The spectacular view from the Bay of Fires beach
Following my day on the Tasman Peninsula I made a stop at Triabunna, hoping to make it to Maria Island. I didn’t realize I was meant to book the ferry to the island in advance, so I wasn’t able to go. However, I did meet some hilarious and hospitable fisherman in the tiny town and I spent a day playing pool and hanging out on their fishing boat. It’s cliche, but that’s the best thing about travel… you never know who you’ll meet or where the road will take you.
After spending some time in Triabunna, I made my way further north to the Bay of Fires, which is consistently ranked among the best beaches in the world. It’s a quiet place with free camping spots and nearly endless walking opportunities. There are fairy penguins and wallabies and loads of other creatures to see, in addition to the striking red rocks along the beach. Contrary to common assumption, the bay is not actually named for these red rocks but for the fires that the European settlers saw the aboriginals making along the coastline.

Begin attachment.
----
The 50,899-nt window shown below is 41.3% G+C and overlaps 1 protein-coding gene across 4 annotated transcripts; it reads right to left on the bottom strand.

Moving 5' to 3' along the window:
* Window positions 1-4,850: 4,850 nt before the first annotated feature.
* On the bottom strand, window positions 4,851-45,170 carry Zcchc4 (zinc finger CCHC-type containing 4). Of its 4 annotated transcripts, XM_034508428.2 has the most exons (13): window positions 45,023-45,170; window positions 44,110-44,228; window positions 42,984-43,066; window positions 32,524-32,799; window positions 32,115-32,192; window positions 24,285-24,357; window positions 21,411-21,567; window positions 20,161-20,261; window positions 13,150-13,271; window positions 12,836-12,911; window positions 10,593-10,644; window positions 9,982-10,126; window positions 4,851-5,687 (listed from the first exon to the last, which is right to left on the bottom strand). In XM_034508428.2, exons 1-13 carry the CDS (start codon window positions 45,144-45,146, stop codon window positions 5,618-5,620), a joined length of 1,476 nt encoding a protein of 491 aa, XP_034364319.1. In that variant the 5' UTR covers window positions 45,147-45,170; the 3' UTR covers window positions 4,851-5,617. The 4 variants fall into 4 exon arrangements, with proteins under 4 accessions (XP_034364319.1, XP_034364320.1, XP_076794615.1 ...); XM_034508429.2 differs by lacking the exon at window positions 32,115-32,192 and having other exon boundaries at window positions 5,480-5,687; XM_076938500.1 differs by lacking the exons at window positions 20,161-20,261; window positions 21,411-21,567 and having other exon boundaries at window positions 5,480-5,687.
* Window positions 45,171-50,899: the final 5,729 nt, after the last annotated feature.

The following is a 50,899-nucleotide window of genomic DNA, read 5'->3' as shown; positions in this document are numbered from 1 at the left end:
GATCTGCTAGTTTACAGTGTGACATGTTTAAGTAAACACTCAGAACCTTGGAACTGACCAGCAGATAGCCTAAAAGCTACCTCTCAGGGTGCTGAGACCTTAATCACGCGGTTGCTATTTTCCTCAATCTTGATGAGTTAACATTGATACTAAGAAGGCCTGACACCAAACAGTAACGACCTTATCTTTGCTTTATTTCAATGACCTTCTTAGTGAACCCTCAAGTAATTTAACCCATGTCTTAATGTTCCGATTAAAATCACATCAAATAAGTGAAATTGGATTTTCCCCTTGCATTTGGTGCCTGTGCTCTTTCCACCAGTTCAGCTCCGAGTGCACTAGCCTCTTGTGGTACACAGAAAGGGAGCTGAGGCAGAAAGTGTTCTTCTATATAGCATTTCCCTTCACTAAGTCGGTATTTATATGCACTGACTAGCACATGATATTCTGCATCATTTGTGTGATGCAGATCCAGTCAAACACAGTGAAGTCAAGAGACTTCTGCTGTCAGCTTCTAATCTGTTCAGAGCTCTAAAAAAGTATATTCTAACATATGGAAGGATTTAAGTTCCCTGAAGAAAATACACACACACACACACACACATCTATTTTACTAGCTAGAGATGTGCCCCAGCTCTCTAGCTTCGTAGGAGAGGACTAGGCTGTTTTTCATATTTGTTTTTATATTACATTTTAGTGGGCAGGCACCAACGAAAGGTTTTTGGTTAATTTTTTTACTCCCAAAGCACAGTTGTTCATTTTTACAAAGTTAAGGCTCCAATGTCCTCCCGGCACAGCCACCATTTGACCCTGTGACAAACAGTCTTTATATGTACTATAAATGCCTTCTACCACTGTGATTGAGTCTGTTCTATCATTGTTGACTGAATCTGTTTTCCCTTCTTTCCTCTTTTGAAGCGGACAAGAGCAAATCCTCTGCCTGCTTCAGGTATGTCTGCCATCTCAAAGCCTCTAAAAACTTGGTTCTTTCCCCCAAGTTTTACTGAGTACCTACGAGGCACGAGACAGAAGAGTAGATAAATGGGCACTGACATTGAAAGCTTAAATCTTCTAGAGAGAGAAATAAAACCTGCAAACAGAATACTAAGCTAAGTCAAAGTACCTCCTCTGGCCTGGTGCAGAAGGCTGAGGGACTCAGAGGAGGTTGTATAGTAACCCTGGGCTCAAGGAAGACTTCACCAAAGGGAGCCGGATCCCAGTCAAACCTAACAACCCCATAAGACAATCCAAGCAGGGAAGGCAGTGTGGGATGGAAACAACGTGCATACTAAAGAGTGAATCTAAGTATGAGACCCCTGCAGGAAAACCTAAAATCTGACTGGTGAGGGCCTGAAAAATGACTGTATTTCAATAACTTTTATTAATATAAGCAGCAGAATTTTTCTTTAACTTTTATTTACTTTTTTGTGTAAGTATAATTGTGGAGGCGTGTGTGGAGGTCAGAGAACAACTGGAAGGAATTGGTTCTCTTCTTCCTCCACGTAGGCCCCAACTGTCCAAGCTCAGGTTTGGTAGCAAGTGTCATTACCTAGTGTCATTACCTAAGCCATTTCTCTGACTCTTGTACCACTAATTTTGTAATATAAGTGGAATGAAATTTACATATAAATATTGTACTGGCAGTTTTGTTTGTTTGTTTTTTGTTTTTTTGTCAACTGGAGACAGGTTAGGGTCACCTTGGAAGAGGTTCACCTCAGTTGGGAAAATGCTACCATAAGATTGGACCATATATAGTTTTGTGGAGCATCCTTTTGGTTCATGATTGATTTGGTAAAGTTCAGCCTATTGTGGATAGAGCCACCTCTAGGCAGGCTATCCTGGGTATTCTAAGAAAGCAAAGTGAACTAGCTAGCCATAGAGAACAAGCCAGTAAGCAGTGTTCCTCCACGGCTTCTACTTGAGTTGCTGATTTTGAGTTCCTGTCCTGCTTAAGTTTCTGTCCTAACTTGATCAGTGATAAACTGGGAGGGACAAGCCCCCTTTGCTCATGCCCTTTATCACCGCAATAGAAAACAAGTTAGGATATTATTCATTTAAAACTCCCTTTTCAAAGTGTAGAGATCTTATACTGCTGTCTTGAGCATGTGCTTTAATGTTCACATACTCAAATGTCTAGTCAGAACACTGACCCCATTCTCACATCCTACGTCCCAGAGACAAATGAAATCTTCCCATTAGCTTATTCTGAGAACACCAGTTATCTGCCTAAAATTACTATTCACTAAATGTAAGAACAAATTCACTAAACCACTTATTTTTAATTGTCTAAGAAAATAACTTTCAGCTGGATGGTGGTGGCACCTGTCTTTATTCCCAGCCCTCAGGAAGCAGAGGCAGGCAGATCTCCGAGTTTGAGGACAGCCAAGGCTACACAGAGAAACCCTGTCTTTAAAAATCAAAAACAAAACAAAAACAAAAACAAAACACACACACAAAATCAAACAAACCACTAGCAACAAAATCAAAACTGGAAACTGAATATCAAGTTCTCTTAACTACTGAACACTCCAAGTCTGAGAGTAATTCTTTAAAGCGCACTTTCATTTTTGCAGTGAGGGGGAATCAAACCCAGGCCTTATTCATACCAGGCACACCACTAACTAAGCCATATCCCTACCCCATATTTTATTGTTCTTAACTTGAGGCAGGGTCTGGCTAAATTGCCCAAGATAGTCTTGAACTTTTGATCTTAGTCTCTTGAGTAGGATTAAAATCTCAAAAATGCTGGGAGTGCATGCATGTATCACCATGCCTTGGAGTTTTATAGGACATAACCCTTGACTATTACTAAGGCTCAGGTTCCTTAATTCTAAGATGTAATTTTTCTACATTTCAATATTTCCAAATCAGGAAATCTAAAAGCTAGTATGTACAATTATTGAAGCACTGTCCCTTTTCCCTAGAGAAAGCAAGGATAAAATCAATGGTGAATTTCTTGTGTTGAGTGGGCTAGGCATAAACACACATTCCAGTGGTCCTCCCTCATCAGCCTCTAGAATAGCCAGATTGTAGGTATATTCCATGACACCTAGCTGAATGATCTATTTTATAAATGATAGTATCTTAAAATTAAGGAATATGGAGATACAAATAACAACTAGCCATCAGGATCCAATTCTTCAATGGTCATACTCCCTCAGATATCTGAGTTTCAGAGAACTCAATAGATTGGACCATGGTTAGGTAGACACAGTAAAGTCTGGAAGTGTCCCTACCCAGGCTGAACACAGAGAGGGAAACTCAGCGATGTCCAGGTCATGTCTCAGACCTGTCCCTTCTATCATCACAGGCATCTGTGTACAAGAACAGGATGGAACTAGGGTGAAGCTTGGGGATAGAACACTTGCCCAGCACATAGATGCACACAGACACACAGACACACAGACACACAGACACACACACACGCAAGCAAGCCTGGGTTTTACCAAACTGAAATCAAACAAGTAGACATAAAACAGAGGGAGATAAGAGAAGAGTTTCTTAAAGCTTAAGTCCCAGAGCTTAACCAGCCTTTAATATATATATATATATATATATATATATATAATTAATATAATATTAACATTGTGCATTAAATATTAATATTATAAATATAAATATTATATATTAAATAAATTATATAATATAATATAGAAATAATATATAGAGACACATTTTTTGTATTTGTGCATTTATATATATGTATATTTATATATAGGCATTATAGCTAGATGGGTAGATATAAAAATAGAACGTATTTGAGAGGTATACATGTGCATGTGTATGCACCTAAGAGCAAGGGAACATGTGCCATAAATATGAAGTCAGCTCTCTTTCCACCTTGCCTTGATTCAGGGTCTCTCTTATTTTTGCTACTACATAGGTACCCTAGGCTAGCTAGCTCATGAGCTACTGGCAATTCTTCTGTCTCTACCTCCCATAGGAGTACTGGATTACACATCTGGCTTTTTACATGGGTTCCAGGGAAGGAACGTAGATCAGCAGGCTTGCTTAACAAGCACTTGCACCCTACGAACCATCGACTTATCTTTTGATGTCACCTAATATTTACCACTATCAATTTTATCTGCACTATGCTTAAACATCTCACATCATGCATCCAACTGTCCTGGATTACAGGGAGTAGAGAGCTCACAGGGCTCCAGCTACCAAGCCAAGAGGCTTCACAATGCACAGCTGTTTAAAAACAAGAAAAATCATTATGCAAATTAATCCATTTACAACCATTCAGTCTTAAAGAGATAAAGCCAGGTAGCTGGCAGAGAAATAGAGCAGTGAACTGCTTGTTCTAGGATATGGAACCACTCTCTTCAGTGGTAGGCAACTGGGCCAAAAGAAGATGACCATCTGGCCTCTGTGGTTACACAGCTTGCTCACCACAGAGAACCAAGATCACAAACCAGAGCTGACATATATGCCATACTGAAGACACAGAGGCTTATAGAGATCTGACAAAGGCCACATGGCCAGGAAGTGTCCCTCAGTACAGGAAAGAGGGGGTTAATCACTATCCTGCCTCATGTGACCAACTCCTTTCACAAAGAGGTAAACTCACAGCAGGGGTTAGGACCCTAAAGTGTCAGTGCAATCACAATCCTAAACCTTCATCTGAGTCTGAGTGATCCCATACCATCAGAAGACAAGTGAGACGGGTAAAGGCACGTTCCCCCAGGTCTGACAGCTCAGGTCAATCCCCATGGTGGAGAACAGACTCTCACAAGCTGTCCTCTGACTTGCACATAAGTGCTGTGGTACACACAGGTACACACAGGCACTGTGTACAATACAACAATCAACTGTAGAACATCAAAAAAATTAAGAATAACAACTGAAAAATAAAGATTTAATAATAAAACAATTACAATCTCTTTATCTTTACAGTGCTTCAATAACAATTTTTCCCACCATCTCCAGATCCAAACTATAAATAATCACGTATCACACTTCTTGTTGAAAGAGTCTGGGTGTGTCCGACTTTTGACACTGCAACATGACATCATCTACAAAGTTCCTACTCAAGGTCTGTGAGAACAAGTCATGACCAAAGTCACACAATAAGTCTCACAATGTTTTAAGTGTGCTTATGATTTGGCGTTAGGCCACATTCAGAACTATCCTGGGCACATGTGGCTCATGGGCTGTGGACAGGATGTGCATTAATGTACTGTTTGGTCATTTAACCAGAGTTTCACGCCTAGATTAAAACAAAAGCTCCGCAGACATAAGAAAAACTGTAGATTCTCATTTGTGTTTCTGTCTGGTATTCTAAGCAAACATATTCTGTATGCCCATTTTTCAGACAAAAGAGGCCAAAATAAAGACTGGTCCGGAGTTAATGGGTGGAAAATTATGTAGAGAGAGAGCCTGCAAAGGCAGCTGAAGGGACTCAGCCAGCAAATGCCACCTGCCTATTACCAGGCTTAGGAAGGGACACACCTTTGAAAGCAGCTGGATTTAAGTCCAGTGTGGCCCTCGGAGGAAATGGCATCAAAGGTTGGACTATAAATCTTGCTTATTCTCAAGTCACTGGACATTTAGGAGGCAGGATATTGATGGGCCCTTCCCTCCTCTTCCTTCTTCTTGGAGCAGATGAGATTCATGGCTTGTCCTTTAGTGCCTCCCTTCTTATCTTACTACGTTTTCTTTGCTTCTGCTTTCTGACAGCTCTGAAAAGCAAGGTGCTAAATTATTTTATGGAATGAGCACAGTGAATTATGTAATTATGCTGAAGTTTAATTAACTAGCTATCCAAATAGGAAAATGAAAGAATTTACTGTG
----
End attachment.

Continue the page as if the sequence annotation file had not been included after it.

Watching the balloons taking off from up close
On my final day in Cappadocia I woke up early once again, this time to watch the hot air balloons from the ground and do a hike in Love Valley before my noon bus to Ankara. It was great to get a last view of the incredible scenery. I was sad to leave the area, as I definitely only scratched the surface of things to see and explore there. Alas, my flight to Hong Kong awaited me and it was time to move on from Turkey!
The cliffs outside Veliko Tarnovo
I spent a few days camping in Samovodene, just north of Veliko Tarnovo at the lovely Veliko Tarnovo Camping site. There are loads of hiking and rock climbing spots in the area and I spent a few hours trekking to the Holy Trinity monastery, which was unfortunately closed the day I went, I assume because of independence day celebrations.
A view of the Vrsac mountains from Djak’s Peak
The best way to get to Romania from Belgrade is to take a bus to Vrsac on the Serbian side of the border and then a train to Timisoara in Romania. Since I had to stop in Vrsac anyway, I decided to take advantage of my new tent and do some camping there before crossing the border. The small, extremely green mountain range just outside the city is perfect for a day or two of trekking, well-marked and easily accessible. Camping is allowed in most of the area.